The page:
The other Cartier

                                           Chez Mondrian, by André Kertész

Because the subjunctive isn’t confusing enough, there is the question of French names. They are not the most creative with names, which means anytime a single girlfriend of mine meets a new Frenchman, we ask her, “So, its Jean-who?” It may be Jean Marc, Jean Phillip, or Jean Jacques, but chances are high that there is a Jean somewhere in there.

This gets even more confusing when it spills over to the naming of institutions. Take, for instance, the Fondation Henri Cartier-Bresson. Even the locals get confused and very few people know that this little gem of an exhibition space even exists. Mostly because, it is just a few blocks away from the large, glass encased Fondation Cartier, the monumental, contemporary art space sponsored by the internationally renowned jeweler.

Recently, my friend Kate of Mais Oui Paris was in town and raving about the Howard Greenberg exhibit at the Fondation Cartier-Bresson, so I thought it was time to discover the space. The next Saturday was cold an dreary. I prodded Mr French out of bed and we were off.

Founded by Cartier-Bresson, his wife Martine Franck and their daughter in 2003, and situated in an Impasse in the 14th, this beautifully airy, Art Nouveau building boasts an interior space of that is all about light, as it should be for a photographer. The galleries themselves are out of the light, both protecting the photos and showing them in the medium grey the photographer had in mind as he developed each print. There are three floors, each with one small gallery.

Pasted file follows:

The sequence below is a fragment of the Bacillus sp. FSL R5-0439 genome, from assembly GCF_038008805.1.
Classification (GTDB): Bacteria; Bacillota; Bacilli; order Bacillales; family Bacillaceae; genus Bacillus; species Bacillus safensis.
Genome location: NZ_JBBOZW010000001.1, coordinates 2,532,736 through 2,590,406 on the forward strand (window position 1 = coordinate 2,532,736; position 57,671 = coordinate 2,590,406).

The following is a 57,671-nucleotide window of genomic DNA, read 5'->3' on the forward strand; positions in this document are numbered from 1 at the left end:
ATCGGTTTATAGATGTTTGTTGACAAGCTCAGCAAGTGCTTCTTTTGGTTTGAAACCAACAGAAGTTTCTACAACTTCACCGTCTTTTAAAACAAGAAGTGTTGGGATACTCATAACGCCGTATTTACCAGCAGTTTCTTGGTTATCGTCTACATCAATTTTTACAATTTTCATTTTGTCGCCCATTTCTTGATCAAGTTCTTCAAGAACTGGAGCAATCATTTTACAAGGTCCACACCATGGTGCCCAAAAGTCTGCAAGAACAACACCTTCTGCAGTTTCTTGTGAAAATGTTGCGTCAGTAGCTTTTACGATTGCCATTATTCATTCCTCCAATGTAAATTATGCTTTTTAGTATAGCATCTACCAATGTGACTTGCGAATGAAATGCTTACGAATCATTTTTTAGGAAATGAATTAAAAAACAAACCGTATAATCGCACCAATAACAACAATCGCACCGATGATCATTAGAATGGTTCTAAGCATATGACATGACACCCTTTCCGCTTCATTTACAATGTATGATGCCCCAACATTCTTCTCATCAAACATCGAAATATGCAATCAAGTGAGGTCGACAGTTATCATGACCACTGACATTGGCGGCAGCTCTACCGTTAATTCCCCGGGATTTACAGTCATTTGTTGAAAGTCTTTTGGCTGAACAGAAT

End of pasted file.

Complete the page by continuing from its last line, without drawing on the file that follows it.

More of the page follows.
Presently, the Foundation is hosting the Howard Greenberg collection. Greenberg is a New Yorker who started out as a gallery owner at Woodstock, and soon found himself collecting mid-century American photography. Owning a gallery gave him access to some of the masterpieces of our time, making for an astounding collection of contemporary icons.

Do you recall an image of about half a dozen construction workers lunching on a steel beam, hanging in midair above the New York skyline? The photo is in the show. The Dorothea Lange photo of a migrant working mother during the Depression is there, too. The Hungarians, Kertész and Capa are represented beside American greats like Walker Evans and Irving Penn.

View of Notre Dame, by Henri Cartier-Bresson

Beyond admiring one perfectly balanced, or intentional imbalanced, photo after another, I was impressed by how many women photographers were represented; Ruth Orkin, Lisette Model, Margaret Burke-White are just some of the women I uncovered during our visit. This is remarkably rare in a world dominated by, well, men.

As you climb to the third, and final floor you arrive in a loft space that is flooded with light. Here is a permanent collection of Cartier Bresson’s work, with a living room set-up for reviewing various photography books. If you speak French, art historians, critics, curators, and famous photographers come to this intimate space to give free lectures to anyone wanting to attend. The next lecture is Feb 20 at 18h30, with Agnès Varda. Guess where I’ll be next Wednesday night?

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